How do you keep your digital channels alive in a busy workplace?…
We talk a lot about digital channels, platforms and tools like Workplace, Yammer and plenty of others – technology created to aid internal communication.
As superfans of creativity, we’re always keen to explore how communicators are keeping the content on these platforms stimulating and inspiring.
We were recently invited to run a table session at the #SmileLondon conference (Social Media in the Large Enterprise). Naturally, we started the conversation with some questions on creativity…
- What are communicators doing on digital that they consider to be creative?
- What keeps content sticky?
- And what can others learn from all this?
Here’s a summary and some tips shared during the conversation:
People and skills
Having a team of content creators can help with keeping things fresh, whether that be for audio, video, written or other or you can share the load and vary the output by empowering others in the business to get involved. To do this they’ll need the skills – do they know what makes a good Facebook Live video? How do they create a visual to support their post? What makes well written content?
How you can help: They may need some guidance from you. Create toolkits and pocket guides that will help with this. Include top tips, quick-fire suggestions and a list of useful resources along with details of where they can go for more information.
Consider a range of content types and formats including:
- Stories and storytelling in all formats (written, audio, video, animation, etc.)
- Video – decide whether a raw iPhone shot video will do or a bigger production is needed
- Snackable content like 60 second stories (video)
- Live video
- TV show format
- Gamification – quizzes and rewards for action
- Gifs – particularly incorporating Senior Leaders
Working out loud
Encouraging a working out loud approach can be powerful. Documenting and sharing your work and the work of others helps everyone to understand what’s going on in the business. Sharing content that doesn’t normally get seen, the work that goes on behind closed doors, makes the work of leaders more tangible and understandable to all. One way to get creative with this could be to hire a visual note taker to visualise the next strategy meeting and share the results on your channels. It’s a great way to bring facts and figures to life, sharing direction in a bold and eye-catching way.
Name and brand it
When you commit to a regular comms activity, give it an identity and provide stakeholders with something to connect with. Name and brand it. Make it memorable (alliteration or theming works well here). Make it sound interesting even before anyone’s watched, listened to or read it.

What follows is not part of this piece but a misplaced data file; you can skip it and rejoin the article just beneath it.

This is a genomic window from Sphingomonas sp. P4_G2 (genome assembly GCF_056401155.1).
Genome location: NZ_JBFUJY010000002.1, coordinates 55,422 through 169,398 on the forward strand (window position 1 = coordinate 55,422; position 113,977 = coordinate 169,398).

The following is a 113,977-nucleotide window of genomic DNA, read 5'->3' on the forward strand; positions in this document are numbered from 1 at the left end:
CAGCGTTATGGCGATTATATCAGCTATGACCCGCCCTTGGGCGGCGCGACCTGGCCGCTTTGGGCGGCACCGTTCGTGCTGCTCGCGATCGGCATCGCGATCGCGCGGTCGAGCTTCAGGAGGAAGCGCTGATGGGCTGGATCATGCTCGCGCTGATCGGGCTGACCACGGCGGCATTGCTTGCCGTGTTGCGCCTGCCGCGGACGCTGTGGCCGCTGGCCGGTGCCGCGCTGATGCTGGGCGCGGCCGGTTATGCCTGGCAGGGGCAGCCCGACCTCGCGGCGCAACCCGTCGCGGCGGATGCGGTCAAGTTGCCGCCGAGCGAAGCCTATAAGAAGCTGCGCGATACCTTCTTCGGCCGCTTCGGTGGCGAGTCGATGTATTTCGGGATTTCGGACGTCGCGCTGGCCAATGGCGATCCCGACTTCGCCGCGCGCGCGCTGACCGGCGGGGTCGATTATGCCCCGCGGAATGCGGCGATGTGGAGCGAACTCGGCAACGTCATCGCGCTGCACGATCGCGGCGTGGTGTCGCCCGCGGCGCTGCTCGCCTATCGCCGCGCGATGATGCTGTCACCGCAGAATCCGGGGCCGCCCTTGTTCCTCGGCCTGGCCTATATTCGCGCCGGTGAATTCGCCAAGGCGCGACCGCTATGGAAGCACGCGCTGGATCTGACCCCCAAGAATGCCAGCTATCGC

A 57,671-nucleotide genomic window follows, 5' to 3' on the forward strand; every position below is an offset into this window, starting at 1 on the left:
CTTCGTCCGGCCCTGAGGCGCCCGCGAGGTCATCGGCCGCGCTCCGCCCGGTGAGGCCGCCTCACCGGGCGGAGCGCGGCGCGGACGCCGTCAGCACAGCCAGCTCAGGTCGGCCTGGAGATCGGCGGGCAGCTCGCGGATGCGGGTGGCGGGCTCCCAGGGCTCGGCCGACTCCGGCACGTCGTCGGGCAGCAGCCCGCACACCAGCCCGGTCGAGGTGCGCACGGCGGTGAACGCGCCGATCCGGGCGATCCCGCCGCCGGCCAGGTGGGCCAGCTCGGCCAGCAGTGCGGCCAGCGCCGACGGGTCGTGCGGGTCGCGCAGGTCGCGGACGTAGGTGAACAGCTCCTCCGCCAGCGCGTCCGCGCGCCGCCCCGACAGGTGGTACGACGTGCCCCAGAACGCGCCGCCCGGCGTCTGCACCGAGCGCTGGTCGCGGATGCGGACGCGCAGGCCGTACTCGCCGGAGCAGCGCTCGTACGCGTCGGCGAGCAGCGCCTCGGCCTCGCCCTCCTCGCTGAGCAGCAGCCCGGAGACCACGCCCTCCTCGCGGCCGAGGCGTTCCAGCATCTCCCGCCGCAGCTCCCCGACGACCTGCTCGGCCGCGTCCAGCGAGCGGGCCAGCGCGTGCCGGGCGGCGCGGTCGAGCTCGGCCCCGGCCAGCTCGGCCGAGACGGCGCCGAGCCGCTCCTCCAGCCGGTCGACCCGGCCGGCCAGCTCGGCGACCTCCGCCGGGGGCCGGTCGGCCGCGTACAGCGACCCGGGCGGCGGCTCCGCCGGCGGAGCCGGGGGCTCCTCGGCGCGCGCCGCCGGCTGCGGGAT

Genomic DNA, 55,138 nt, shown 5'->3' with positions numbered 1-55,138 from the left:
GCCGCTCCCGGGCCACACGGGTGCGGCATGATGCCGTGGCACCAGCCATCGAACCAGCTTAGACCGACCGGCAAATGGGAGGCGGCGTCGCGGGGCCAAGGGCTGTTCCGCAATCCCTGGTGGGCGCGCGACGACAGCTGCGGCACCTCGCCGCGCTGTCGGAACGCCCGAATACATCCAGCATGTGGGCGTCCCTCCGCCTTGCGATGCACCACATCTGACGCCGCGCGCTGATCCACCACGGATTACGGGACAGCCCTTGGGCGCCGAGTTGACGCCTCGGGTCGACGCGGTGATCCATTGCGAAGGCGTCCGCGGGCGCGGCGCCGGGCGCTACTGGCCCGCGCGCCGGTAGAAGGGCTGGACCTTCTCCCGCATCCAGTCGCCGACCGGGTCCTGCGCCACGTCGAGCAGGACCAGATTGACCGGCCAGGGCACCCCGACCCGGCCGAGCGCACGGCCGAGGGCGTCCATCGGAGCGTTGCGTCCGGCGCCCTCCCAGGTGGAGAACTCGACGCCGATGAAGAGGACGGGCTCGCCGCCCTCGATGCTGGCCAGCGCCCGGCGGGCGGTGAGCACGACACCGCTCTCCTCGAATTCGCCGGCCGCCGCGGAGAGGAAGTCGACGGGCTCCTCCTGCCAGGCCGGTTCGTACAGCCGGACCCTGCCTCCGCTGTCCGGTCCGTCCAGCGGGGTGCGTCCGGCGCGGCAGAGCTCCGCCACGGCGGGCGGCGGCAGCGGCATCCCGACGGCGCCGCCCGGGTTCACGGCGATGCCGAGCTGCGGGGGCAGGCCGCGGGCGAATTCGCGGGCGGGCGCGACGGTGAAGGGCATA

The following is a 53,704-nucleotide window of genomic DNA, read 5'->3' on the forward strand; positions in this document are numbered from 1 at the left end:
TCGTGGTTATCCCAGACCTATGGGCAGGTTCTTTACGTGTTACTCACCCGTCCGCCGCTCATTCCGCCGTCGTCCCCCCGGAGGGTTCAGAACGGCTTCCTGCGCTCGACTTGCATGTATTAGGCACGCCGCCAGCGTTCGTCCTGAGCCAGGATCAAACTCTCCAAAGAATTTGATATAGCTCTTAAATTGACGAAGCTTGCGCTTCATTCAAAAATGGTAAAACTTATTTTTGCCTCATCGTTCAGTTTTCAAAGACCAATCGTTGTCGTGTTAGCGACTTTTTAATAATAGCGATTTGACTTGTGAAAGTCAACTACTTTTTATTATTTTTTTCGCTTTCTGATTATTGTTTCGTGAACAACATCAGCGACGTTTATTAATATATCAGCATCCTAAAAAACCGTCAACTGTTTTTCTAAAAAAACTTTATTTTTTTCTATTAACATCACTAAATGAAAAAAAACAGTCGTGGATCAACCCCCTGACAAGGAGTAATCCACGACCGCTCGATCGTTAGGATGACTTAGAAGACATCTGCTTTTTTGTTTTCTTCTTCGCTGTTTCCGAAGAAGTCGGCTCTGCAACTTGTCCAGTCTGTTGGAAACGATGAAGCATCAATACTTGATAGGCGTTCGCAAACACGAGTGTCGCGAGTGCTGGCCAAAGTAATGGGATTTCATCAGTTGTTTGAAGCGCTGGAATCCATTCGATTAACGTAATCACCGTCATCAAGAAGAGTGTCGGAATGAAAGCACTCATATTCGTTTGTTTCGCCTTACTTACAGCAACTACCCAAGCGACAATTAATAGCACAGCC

As we know, one size fits all is not an approach you’re likely to be taking in comms, digital or otherwise. So take some time to think about how different audiences prefer to receive information.
- Know your stakeholders and audiences and tailor the approach appropriately
- Use the most suitable format, tone and creative approach
- Make content and messaging informal where possible.
Turn up the employee voice
With employee voice being a critical factor in the success or otherwise of an organisation, it’s important to spot opportunities to get creative with how you seek the views of your employees and allow stakeholders to influence decisions.
- Use your digital platforms to enable employees to share thoughts and opinions, suggest day-to-day improvements and contribute towards ideas and innovation
- Get employees involved in problem solving – a perfect example being the employee who uploaded an image of a broken IT kit and receives a direct response from the IT Director
- Champion the creation of user generated content from across the business like live blogging and video
- Encourage leaders and employees to take an informal approach and work out loud.
Tools matter, but so does your content
Having access to cutting-edge tools can be useful but you don’t always need high-end technological wizardry. With the right mind-set and a creative approach you can create interesting content from everyday software like PowerPoint – yes, you can! There are lots of other tools and apps to help you design creative visual content too – try Canva, Biteable, Animoto, Adobe Spark or Ripl.
How you can help: When encouraging others to generate content, create templates to help them get started. Encourage them to build on these templates rather than feel restricted by them. Make it easy by developing a suite of icons and graphics for them to use.
Top tips for your overall approach
- Think aboutcontent not channels
- Mix external and internal – borrow visual assets and content from both
- Having support from Senior Leaders who are active can have a massive impact – if they lead the way, others will follow
- Recognition – a simple ‘thanks’ or ‘well done’ from someone goes a long way
- Equally, it’s important to provide feedback, but in an appropriate and timely way. ‘Praise in public and criticise in private,’ says Kim Scott in Radical Candor. This approach applies online just as much as off.
Ultimately, as consumers we all want to be inspired, stimulated, informed and entertained by the information we receive. Taking a creative approach is crucial when using digital and social channels in much the same way as it is with more traditional methods of communication. Time and effort is still required to create cut-through content that makes a connection.
Creativity and flair will always be required, because while we need to remain open and accessible, it’s not just about the shiny digital channels we continue to adopt, it’s what we do with them that counts.